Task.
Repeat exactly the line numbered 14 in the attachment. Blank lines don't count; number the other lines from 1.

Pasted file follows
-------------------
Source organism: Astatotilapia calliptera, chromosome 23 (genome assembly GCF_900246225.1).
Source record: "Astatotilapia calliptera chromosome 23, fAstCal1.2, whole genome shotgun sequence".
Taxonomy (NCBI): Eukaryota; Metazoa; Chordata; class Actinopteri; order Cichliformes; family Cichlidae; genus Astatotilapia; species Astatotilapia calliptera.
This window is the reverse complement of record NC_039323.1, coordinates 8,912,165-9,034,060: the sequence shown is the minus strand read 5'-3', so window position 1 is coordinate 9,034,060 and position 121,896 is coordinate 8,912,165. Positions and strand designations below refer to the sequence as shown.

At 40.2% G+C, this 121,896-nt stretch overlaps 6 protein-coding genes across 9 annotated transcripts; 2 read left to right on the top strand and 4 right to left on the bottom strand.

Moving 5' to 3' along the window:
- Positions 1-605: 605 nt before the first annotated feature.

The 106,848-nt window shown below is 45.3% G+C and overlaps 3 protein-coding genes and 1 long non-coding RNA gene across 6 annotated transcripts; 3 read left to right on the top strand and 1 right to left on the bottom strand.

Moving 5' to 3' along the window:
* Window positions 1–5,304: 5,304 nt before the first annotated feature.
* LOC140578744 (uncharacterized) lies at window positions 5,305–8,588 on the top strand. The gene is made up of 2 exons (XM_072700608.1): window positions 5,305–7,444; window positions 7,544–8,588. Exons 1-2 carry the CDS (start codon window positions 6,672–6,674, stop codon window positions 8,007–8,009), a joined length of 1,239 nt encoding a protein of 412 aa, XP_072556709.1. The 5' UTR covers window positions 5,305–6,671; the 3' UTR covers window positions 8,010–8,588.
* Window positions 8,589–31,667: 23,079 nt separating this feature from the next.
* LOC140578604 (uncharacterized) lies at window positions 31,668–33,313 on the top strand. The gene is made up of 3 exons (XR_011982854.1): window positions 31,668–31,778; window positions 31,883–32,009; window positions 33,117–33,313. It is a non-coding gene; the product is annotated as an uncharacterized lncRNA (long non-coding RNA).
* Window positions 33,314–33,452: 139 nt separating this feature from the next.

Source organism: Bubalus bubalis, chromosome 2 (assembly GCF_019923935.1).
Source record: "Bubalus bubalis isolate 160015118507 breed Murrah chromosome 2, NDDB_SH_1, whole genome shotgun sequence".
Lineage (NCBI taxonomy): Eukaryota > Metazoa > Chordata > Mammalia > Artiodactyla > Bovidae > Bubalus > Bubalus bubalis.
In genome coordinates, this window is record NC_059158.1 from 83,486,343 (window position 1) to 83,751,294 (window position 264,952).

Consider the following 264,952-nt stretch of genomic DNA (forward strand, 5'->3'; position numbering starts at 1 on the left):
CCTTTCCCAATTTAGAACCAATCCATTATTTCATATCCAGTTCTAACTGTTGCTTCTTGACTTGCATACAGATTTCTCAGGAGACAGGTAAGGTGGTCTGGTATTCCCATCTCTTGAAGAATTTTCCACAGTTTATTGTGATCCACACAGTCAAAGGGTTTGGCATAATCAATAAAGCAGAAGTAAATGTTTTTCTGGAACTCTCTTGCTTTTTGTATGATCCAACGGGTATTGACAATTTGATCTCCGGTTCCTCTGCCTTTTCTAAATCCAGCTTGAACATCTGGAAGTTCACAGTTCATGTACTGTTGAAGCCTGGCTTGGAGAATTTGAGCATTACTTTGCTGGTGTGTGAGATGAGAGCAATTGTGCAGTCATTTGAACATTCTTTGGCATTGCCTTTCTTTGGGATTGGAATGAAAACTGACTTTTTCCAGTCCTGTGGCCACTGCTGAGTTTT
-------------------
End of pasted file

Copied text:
* Window positions 33,314–33,452: 139 nt separating this feature from the next.